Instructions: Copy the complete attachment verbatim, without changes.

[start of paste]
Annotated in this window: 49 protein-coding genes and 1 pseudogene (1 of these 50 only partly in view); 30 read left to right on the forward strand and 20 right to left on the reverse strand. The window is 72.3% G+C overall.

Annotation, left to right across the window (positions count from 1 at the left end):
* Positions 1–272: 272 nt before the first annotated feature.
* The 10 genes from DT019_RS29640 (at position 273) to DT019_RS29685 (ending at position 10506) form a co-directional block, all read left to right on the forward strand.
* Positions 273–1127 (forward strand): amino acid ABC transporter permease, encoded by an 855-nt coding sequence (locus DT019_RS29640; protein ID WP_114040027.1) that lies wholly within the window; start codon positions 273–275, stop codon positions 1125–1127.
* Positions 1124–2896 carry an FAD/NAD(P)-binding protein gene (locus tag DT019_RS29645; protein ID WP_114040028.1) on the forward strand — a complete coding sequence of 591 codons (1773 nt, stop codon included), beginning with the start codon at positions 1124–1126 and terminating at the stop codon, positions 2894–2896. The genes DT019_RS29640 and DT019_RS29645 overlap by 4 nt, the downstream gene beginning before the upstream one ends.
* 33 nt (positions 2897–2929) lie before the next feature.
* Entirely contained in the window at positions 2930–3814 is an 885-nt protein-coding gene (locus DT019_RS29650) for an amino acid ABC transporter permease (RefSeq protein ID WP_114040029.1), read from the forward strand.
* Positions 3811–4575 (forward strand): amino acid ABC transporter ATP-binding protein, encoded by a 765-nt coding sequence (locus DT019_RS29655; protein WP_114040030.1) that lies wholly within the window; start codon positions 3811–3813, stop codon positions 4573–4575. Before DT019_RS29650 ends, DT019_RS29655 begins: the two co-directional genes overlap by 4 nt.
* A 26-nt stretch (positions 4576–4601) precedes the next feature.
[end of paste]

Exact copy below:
Annotated in this window: 49 protein-coding genes and 1 pseudogene (1 of these 50 only partly in view); 30 read left to right on the forward strand and 20 right to left on the reverse strand. The window is 72.3% G+C overall.

Annotation, left to right across the window (positions count from 1 at the left end):
* Positions 1–272: 272 nt before the first annotated feature.
* The 10 genes from DT019_RS29640 (at position 273) to DT019_RS29685 (ending at position 10506) form a co-directional block, all read left to right on the forward strand.
* Positions 273–1127 (forward strand): amino acid ABC transporter permease, encoded by an 855-nt coding sequence (locus DT019_RS29640; protein ID WP_114040027.1) that lies wholly within the window; start codon positions 273–275, stop codon positions 1125–1127.
* Positions 1124–2896 carry an FAD/NAD(P)-binding protein gene (locus tag DT019_RS29645; protein ID WP_114040028.1) on the forward strand — a complete coding sequence of 591 codons (1773 nt, stop codon included), beginning with the start codon at positions 1124–1126 and terminating at the stop codon, positions 2894–2896. The genes DT019_RS29640 and DT019_RS29645 overlap by 4 nt, the downstream gene beginning before the upstream one ends.
* 33 nt (positions 2897–2929) lie before the next feature.
* Entirely contained in the window at positions 2930–3814 is an 885-nt protein-coding gene (locus DT019_RS29650) for an amino acid ABC transporter permease (RefSeq protein ID WP_114040029.1), read from the forward strand.
* Positions 3811–4575 (forward strand): amino acid ABC transporter ATP-binding protein, encoded by a 765-nt coding sequence (locus DT019_RS29655; protein WP_114040030.1) that lies wholly within the window; start codon positions 3811–3813, stop codon positions 4573–4575. Before DT019_RS29650 ends, DT019_RS29655 begins: the two co-directional genes overlap by 4 nt.
* A 26-nt stretch (positions 4576–4601) precedes the next feature.